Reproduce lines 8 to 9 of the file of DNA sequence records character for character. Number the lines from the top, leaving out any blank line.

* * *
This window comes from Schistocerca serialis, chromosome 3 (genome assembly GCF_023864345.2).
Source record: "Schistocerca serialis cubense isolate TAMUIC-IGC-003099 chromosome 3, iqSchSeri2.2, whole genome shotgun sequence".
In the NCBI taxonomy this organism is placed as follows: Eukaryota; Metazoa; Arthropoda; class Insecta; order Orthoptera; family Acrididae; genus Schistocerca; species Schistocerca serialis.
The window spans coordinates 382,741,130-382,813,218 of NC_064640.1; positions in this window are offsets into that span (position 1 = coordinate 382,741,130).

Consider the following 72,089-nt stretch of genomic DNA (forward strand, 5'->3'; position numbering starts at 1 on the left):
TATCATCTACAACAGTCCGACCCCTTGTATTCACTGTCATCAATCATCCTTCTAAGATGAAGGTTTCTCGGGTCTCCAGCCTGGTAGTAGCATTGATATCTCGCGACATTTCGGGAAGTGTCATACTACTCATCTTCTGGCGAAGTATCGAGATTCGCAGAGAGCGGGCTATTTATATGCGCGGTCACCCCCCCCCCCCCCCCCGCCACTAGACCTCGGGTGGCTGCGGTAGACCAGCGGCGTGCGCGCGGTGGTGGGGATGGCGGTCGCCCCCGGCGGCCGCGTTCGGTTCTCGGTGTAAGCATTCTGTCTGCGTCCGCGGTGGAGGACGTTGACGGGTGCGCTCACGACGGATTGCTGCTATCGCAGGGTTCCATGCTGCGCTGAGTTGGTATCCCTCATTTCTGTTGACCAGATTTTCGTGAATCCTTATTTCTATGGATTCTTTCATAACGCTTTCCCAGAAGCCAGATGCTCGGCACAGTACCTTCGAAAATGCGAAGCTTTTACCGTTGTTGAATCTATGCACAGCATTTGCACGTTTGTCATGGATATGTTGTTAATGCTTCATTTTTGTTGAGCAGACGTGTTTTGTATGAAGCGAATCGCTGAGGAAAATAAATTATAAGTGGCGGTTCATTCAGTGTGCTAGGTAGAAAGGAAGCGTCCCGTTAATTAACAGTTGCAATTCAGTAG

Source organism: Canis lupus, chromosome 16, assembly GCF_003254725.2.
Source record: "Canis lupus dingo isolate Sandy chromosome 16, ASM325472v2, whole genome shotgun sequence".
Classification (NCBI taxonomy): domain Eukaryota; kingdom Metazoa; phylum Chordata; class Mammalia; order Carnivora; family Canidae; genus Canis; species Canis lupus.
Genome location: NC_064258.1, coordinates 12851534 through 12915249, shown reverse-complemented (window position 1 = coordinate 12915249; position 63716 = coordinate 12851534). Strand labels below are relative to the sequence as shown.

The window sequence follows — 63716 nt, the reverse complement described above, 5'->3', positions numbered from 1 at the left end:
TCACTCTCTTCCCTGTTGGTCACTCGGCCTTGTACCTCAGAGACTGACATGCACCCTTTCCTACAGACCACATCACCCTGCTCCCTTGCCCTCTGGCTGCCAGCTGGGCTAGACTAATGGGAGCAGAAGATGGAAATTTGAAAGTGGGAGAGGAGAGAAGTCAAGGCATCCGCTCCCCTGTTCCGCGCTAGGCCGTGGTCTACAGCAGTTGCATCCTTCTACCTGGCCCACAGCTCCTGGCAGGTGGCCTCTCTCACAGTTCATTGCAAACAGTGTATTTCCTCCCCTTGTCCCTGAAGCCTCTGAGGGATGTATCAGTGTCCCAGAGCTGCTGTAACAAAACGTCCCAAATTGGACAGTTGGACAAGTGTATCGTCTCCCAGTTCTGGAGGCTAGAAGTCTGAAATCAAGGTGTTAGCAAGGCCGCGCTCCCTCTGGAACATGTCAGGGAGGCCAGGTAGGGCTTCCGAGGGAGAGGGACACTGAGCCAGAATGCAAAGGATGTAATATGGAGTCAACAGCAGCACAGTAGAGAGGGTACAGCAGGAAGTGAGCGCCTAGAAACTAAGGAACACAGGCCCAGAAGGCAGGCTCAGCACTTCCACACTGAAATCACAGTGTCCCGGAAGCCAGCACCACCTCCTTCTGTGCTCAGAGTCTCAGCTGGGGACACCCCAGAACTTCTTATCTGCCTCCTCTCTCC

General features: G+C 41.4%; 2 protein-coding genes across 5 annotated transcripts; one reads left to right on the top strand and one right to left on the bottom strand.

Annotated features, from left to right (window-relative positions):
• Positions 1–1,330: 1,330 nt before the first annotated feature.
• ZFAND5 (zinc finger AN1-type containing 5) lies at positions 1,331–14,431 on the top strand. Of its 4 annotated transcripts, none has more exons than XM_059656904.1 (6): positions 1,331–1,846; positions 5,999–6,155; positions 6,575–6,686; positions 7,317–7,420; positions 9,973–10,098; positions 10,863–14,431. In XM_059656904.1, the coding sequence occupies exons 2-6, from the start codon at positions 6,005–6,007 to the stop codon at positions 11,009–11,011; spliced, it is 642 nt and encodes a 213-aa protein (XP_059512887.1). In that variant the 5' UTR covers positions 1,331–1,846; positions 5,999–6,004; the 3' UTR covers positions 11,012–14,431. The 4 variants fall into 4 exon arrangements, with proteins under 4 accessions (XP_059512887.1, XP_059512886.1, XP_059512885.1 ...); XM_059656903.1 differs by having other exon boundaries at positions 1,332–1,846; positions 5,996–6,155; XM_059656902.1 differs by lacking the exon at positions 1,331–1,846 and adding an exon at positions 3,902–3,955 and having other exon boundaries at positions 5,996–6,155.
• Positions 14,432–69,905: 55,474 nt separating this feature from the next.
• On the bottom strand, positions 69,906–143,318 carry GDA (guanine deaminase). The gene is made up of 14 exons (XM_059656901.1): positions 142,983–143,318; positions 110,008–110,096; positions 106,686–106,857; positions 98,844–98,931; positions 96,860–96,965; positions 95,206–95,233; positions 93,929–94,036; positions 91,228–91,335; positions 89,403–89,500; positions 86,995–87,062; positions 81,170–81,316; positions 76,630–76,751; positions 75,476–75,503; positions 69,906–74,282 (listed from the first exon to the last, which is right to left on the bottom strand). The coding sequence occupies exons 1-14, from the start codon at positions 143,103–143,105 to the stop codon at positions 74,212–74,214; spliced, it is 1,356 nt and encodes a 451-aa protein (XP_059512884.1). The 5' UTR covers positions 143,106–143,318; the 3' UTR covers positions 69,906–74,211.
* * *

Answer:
Source record: "Canis lupus dingo isolate Sandy chromosome 16, ASM325472v2, whole genome shotgun sequence".
Classification (NCBI taxonomy): domain Eukaryota; kingdom Metazoa; phylum Chordata; class Mammalia; order Carnivora; family Canidae; genus Canis; species Canis lupus.